Violence escalates as observers leave Syria
Officials in Moscow said that the decision to halt the mission was going to inflame an already volatile situation in Syria. Obviously this is exactly what is happening there right now.
On his visit to Brunei, Russian Foreign Minister Sergey Lavrov said on Sunday he could not understand why such a useful tool as the observer mission was not used to its full.
“We would like to know why they are treating such a useful instrument in this way," Itar-Tass quoted him as saying.
The observer mission stuttered and virtually ground to a halt. It has never recovered after last week’s decision when the Gulf States, rather than making it stronger and more effective, chose to pull out from the mission. They made this decision, they said, because they felt the mission had failed to hold the Syrian government to its pledge to end the violence.
The move by some members of the Arab League looks particularly surprising because it occurred at exactly the same time as the decision was made to extend the observer mission in Syria.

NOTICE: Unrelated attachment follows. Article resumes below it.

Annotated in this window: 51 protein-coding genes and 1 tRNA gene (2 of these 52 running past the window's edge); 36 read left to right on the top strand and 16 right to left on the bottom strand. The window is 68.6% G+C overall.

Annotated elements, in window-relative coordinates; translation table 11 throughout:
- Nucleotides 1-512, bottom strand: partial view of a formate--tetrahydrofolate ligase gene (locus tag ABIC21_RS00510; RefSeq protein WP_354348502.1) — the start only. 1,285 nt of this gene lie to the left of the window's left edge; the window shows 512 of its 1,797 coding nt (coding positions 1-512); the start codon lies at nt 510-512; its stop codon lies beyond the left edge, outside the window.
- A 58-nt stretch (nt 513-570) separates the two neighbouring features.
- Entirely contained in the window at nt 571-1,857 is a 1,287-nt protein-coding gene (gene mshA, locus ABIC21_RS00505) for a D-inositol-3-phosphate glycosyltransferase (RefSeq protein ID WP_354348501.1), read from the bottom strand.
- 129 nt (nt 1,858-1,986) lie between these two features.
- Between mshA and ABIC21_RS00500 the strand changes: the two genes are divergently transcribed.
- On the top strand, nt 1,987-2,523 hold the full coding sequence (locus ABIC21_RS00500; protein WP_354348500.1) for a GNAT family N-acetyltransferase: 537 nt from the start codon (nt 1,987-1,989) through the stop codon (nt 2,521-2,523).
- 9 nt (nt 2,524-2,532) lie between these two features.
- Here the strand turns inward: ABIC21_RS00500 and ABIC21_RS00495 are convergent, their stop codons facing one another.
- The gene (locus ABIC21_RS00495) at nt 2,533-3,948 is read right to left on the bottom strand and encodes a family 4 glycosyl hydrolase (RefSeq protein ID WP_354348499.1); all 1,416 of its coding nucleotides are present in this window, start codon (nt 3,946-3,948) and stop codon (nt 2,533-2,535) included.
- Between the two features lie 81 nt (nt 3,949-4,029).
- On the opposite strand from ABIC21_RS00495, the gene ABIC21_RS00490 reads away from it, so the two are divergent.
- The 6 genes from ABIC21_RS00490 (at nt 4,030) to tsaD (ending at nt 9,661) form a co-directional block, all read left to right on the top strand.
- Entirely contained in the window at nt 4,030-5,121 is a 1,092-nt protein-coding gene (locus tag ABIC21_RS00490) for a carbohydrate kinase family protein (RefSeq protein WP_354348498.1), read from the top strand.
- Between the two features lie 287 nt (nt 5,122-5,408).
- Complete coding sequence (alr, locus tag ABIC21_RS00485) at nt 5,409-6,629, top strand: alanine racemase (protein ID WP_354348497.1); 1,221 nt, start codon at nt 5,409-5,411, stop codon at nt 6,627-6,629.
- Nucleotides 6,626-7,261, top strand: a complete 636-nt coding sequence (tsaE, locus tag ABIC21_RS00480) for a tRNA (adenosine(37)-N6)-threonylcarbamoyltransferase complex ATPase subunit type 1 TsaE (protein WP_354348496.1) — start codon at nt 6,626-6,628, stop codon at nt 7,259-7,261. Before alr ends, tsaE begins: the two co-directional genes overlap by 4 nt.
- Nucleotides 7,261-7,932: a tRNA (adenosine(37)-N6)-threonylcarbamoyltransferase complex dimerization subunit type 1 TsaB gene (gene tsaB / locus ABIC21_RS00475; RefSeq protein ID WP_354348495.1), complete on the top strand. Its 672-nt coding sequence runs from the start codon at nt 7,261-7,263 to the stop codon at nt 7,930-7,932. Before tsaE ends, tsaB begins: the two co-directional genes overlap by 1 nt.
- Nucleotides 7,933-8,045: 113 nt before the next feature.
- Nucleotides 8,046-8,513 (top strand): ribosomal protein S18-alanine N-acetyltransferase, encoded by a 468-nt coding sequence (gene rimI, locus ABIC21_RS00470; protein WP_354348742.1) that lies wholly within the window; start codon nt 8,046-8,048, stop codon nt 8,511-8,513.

“We are surprised that after a decision was taken on prolonging the observers' mission for another month, some countries, particularly Persian Gulf countries, recalled their observers from the mission," Sergey Lavrov pointed out.
The Arab League is to brief the UN on Tuesday on their findings. Moscow claims it is not yet familiar with the contents of the report but would not support any plan that would potentially or directly leave the door open for foreign military intervention. On top of that, Moscow has called the Western stance – which basically states that it is impossible to hold dialogue with the Assad regime – irresponsible and unforgivable, while pointing out that the Arab League’s mission was the one opportunity to pursue a resolution through dialogue.
The conflict in Syria, meanwhile, is creeping towards the country’s capital. People around Damascus woke up to the sounds of gunfire in the suburbs.